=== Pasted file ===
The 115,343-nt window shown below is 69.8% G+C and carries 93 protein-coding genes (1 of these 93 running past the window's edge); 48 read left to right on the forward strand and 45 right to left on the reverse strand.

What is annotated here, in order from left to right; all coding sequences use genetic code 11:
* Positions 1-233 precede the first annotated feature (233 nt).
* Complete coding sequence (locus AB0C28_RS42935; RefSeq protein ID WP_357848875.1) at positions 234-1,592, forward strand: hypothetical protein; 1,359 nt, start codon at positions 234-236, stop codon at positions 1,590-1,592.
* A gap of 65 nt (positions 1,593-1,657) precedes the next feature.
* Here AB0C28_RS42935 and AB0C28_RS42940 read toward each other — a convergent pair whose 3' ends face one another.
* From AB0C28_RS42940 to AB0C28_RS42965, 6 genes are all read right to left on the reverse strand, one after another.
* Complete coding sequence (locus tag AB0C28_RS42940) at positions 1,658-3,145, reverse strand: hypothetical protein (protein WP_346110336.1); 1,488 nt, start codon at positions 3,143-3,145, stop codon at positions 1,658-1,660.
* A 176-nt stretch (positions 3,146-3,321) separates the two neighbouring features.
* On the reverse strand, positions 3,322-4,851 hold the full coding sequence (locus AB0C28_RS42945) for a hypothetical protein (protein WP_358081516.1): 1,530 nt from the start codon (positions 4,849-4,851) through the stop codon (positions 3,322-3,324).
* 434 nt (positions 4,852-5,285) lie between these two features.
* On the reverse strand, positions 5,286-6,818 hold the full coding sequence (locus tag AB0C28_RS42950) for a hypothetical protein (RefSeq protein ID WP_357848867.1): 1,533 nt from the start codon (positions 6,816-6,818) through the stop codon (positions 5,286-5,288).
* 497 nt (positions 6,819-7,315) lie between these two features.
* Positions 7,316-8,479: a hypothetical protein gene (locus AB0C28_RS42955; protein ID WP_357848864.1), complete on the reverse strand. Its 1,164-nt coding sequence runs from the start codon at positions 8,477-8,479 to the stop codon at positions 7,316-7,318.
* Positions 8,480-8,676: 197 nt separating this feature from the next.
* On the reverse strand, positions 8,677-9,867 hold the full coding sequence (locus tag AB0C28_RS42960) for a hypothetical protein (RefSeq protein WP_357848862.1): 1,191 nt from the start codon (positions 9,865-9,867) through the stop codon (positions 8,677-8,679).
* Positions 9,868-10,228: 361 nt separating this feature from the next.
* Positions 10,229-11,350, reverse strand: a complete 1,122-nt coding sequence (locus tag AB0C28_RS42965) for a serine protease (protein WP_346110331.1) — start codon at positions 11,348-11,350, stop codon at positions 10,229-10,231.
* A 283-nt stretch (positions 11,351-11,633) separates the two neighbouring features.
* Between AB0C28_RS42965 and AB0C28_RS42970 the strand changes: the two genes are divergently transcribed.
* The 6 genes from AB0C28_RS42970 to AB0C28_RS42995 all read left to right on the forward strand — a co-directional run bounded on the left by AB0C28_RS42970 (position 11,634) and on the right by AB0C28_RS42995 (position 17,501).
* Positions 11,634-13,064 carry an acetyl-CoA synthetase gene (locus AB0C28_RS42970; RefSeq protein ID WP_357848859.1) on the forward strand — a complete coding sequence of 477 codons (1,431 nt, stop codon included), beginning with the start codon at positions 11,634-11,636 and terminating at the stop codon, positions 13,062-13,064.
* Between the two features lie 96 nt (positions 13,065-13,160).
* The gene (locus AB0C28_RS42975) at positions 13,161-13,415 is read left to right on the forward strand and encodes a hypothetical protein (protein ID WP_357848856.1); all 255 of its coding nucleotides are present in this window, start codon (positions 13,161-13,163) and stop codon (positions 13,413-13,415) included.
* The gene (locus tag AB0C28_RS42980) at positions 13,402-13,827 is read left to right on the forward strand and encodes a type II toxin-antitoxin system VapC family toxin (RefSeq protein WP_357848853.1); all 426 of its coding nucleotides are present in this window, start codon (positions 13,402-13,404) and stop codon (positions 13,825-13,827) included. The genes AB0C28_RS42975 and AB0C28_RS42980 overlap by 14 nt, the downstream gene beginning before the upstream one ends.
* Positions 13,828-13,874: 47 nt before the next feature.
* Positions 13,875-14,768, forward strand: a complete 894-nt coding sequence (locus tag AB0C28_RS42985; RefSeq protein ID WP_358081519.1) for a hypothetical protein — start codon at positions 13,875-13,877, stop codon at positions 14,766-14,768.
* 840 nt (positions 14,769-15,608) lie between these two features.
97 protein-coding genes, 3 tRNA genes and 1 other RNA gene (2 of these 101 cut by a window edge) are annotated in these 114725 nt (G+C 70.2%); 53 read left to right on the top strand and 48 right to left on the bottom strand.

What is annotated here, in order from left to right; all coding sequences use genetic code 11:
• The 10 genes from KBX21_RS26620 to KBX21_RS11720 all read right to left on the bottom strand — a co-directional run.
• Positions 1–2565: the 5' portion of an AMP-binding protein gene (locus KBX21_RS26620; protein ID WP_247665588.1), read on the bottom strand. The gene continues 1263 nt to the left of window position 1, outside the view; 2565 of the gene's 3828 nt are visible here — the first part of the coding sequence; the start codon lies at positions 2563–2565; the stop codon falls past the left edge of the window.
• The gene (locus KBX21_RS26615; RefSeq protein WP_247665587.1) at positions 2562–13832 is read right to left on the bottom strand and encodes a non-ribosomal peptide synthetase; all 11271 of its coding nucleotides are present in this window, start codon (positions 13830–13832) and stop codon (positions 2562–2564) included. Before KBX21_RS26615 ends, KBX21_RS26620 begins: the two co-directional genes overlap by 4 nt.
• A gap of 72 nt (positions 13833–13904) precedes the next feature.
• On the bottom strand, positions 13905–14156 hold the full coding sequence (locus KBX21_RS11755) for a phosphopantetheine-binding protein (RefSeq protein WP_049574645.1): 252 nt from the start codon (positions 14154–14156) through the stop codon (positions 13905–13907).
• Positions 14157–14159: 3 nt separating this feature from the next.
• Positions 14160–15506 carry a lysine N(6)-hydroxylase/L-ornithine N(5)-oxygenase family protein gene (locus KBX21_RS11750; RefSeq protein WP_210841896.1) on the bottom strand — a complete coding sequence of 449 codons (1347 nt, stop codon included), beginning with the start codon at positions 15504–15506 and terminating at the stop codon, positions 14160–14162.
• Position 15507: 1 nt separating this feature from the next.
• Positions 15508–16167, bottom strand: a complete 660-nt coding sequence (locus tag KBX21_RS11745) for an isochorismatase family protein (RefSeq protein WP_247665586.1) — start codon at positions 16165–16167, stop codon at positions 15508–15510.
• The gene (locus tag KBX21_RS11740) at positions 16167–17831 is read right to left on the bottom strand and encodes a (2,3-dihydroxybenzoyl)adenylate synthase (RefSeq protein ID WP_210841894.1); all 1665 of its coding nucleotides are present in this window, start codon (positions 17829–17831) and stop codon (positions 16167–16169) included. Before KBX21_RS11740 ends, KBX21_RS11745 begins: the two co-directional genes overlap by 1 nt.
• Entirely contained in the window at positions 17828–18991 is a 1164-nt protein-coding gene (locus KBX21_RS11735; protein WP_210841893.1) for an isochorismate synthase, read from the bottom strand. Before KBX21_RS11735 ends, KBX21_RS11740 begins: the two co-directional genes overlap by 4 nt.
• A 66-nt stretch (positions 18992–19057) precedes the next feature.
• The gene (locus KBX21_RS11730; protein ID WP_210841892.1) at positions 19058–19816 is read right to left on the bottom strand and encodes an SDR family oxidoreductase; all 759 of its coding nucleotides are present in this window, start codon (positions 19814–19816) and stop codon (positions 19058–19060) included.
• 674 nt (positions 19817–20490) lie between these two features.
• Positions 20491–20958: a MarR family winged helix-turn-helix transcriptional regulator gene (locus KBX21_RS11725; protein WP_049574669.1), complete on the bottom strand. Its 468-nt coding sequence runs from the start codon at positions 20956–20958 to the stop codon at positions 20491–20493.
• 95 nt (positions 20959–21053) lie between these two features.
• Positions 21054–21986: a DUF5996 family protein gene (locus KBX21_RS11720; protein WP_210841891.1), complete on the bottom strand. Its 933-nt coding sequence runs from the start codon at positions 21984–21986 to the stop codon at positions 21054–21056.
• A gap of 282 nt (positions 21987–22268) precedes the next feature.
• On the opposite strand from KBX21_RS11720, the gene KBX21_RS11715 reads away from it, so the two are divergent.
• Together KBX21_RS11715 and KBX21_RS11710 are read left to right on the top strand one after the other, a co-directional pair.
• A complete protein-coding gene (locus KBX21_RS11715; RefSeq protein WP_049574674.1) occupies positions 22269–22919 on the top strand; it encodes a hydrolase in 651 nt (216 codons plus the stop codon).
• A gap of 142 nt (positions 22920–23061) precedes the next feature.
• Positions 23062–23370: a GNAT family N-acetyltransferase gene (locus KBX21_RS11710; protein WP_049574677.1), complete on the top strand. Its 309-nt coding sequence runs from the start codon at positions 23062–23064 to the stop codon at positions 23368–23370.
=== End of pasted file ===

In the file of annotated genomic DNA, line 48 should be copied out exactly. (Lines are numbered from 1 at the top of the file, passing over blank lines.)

• A gap of 282 nt (positions 21987–22268) precedes the next feature.